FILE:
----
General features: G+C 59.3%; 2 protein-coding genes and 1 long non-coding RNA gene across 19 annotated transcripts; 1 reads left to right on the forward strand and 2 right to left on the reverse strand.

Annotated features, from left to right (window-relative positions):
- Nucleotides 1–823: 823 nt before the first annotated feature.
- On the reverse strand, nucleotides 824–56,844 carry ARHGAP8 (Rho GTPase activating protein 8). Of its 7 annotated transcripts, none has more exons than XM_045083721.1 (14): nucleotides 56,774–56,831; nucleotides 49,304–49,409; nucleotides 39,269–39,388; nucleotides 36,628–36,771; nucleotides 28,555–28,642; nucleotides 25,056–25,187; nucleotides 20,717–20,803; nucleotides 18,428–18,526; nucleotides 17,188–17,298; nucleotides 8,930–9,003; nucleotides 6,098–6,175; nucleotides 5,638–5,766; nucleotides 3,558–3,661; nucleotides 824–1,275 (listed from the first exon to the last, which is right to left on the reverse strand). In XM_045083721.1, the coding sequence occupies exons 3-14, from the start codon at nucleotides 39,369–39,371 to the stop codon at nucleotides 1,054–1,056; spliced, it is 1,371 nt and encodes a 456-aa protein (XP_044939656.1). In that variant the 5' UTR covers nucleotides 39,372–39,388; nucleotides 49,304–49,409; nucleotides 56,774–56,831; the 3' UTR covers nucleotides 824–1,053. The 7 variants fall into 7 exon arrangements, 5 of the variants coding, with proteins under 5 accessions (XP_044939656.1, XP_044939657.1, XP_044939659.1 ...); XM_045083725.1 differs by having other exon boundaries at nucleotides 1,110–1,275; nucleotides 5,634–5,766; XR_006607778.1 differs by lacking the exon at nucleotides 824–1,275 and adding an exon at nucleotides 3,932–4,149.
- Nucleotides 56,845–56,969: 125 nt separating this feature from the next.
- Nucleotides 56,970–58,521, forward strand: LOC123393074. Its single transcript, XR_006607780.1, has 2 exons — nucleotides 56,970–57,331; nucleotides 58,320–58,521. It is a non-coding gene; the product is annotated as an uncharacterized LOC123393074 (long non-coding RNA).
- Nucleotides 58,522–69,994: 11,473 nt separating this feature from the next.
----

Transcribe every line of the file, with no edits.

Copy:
General features: G+C 59.3%; 2 protein-coding genes and 1 long non-coding RNA gene across 19 annotated transcripts; 1 reads left to right on the forward strand and 2 right to left on the reverse strand.

Annotated features, from left to right (window-relative positions):
- Nucleotides 1–823: 823 nt before the first annotated feature.
- On the reverse strand, nucleotides 824–56,844 carry ARHGAP8 (Rho GTPase activating protein 8). Of its 7 annotated transcripts, none has more exons than XM_045083721.1 (14): nucleotides 56,774–56,831; nucleotides 49,304–49,409; nucleotides 39,269–39,388; nucleotides 36,628–36,771; nucleotides 28,555–28,642; nucleotides 25,056–25,187; nucleotides 20,717–20,803; nucleotides 18,428–18,526; nucleotides 17,188–17,298; nucleotides 8,930–9,003; nucleotides 6,098–6,175; nucleotides 5,638–5,766; nucleotides 3,558–3,661; nucleotides 824–1,275 (listed from the first exon to the last, which is right to left on the reverse strand). In XM_045083721.1, the coding sequence occupies exons 3-14, from the start codon at nucleotides 39,369–39,371 to the stop codon at nucleotides 1,054–1,056; spliced, it is 1,371 nt and encodes a 456-aa protein (XP_044939656.1). In that variant the 5' UTR covers nucleotides 39,372–39,388; nucleotides 49,304–49,409; nucleotides 56,774–56,831; the 3' UTR covers nucleotides 824–1,053. The 7 variants fall into 7 exon arrangements, 5 of the variants coding, with proteins under 5 accessions (XP_044939656.1, XP_044939657.1, XP_044939659.1 ...); XM_045083725.1 differs by having other exon boundaries at nucleotides 1,110–1,275; nucleotides 5,634–5,766; XR_006607778.1 differs by lacking the exon at nucleotides 824–1,275 and adding an exon at nucleotides 3,932–4,149.
- Nucleotides 56,845–56,969: 125 nt separating this feature from the next.
- Nucleotides 56,970–58,521, forward strand: LOC123393074. Its single transcript, XR_006607780.1, has 2 exons — nucleotides 56,970–57,331; nucleotides 58,320–58,521. It is a non-coding gene; the product is annotated as an uncharacterized LOC123393074 (long non-coding RNA).
- Nucleotides 58,522–69,994: 11,473 nt separating this feature from the next.